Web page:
The KENAFF Farm Forestry and Afforestation Programme, 2021 – 2030, has been conceptualized, developed and shall be implemented by KENAFF over ten (10) years. Originally conceived in May 2019; it is meant to support the government of Kenya’s Regreening Kenya Initiative; the target to achieve 10% forest cover by December 2022; contribute to the achievement of the Sustainable Development Goals (SDGs), specifically Goal 13: Climate Action, and is as a strategy through which Kenyan farmers contribute to climate action as envisaged under the Paris Agreement, specifically to; contribute to mitigation (Article 4) and conserve and enhance sinks and reservoirs for greenhouse gas emissions (Article 5).
It is also timely: COP26 resolved this is the time for action and delivery; not promise. KENAFF believes that the only pathway for Kenya to achieve these goals is for farmers to be engaged in the planting and nurturing of trees. Indeed, the government alone on public land would not accomplish these goals.
Farm Forestry and Afforestation
KENAFF FF & AP 2021 - 2030
Farm Forestry: The intentional establishment and management of trees on farms by farmers has enormous potential to improve agricultural production and diversify farmers’ incomes for better livelihoods. It can also reduce and control land degradation, enhance biodiversity, and is a great climate strategy for adaptation and resilience building.
Afforestation: The establishment of new forests by sowing seed or planting seedlings in the places where there was no forest before. It remains one of the most effective means of tackling climate change. It reduces the impact of desertification, supports ecosystems, and removes carbon dioxide from the atmosphere. Afforestation slows the impact of climate change while also addressing other environmental issues, such as reducing the incidence of land degradation, enhancing carbon sequestration and improving of soil, water and air quality.
While land is a critical factor of production world over, it is even more so in a country like Kenya whose majority population is dependent on agriculture. Land provides not just food and nutrition security but also a wide range of other ecosystem services. To this end, the best we can do is take care of this resource that is on loan to us by posterity. There’s no better way to take care of the land than continuously enhancing vegetation cover; including afforestation, farm forestry and re-forestation. The tree/forest ecosystem provides many services (food, feed, fuel and fibre), enhances environmental and biodiversity conservation, regulates the risk of natural hazards like flooding, landslides and fires; and supports numerous other economic, social, environmental, cultural and emotional imperatives.
Climate change [including, Desertification, Land Degradation, and Drought (DLDD)] negatively affects ecosystem service provision; with severe implications for livelihoods and the wellbeing of millions of people. Indeed, the agriculture sector in Kenya is highly vulnerable to the vagaries of climate change; with the 8 million smallholder farmers that primarily depend on the sector being the most susceptible.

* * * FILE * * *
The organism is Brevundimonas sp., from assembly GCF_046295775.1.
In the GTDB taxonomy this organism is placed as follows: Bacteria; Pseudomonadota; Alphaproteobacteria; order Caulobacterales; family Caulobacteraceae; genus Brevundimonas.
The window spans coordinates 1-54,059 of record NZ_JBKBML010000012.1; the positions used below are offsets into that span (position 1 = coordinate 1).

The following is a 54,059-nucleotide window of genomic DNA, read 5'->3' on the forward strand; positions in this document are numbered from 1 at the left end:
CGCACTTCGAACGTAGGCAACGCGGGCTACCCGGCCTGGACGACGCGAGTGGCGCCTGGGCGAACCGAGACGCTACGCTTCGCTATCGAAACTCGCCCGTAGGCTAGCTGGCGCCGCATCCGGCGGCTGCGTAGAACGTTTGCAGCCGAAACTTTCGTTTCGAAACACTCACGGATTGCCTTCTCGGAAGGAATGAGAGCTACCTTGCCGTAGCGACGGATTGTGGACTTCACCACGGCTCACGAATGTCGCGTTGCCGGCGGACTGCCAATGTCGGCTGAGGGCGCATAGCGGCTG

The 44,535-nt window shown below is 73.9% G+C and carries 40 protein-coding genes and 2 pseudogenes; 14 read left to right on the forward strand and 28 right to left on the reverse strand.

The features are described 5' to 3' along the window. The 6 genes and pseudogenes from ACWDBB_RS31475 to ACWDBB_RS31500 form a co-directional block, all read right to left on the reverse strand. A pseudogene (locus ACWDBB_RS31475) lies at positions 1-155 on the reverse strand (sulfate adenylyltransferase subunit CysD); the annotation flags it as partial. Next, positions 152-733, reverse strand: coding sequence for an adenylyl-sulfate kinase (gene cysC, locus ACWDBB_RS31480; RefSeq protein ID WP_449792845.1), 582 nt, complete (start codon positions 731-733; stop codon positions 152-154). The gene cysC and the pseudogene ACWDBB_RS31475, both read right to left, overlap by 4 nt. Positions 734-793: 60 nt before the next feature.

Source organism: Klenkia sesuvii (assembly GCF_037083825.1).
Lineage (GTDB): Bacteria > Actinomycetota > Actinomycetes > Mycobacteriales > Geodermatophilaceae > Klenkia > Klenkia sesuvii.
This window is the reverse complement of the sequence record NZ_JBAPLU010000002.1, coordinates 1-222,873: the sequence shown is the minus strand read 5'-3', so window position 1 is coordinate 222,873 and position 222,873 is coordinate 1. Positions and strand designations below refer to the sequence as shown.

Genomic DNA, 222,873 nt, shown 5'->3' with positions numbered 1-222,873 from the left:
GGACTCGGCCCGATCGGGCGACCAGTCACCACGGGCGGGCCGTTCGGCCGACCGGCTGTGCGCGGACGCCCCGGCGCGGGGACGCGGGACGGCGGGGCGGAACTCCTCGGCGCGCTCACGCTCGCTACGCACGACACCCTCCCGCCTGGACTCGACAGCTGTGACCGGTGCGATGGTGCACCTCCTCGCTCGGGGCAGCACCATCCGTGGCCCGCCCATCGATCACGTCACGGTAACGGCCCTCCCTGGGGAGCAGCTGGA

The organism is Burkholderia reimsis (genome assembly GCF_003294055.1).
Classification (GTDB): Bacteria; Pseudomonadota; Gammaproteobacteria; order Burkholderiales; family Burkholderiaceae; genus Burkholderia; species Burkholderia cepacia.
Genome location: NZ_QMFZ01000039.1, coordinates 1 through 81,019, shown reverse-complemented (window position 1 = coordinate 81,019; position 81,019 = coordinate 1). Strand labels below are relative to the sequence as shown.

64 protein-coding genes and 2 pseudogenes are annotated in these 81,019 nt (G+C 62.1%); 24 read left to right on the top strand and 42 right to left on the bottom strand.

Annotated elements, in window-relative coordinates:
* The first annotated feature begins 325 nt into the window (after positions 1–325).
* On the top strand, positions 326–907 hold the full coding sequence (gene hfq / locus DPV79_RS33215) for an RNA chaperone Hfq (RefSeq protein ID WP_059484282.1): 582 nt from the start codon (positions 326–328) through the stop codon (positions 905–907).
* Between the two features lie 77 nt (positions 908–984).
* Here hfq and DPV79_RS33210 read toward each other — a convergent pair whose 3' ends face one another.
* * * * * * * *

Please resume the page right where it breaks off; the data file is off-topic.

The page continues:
Farm forestry, afforestation and reforestation are key to the transformation, growth and thriving of the Kenyan agri-food system. These practices support sustainable land management practices (including reclamation and restoration of degraded landscapes), improve soil health as well as enhance water use management technologies, innovations and management practices. These are all practices that inform a sustainable agri food system; something Kenya really needs as it makes efforts to achieve 100% food and nutrition security.
It has been proven that permanent and near-permanent tree cover on a wide-range of ecological niches is a great way to sequester carbon and enhance soil carbon stocks. KENAFF is convinced that through this ten- year programme (that is, nonetheless, envisaged to exist in perpetuity) is a great way for Kenyan farmers to contribute to climate action and support the government’s regreening Kenya and 10% (and above) forest cover goals.
The programme’s development objective, enhancing the incomes and livelihoods of Kenyan smallholder farmers through tree value chains, is premised on the mutualism between agriculture and forestry. The overall goals include to:
1. Encourage farmers to allocate at least 15 per cent of their agricultural landholdings for farm forestry, conservation of agrobiodiversity, re-forestation, and reclamation of degraded landscapes to slow down the impact of climate change globally over the next 10 years (2021 – 2030) and in perpetuity.
2. Build farmers’ capacity on soil and water conservation and train smallholder farmers (including women, the youth and farmers living with disabilities) on the importance of establishing and developing sustainable tree value chains, for economic, environmental, and food and nutrition security among other benefits.
- Promote tree value chains among farmers through capacity building on-farm forestry and tree value chain development;
- Support tree nursery establishment and development by the KENAFF Youth Council as well as the KENAFF Women Council;
- Promote fodder bulking as an adaptation mechanism for livestock-based livelihoods in Arid and Semi-Arid Lands (ASALs);
- Enhance protection and reclamation of the commons;
- Establish and strengthen experiential learning and modelling on farm forestry and afforestation;
- Enhance business case development for trade-in tree and tree products;
- Develop and implement payment of ecosystem services (PES) initiatives for the social, economic, and environmental benefits of carbon sequestration; and the practice of related services; including apiculture, aquaculture, agrotourism, and biogas technologies, and,
- Mobilize and organize farmers into farm forest associations to leverage revenue potential in carbon markets.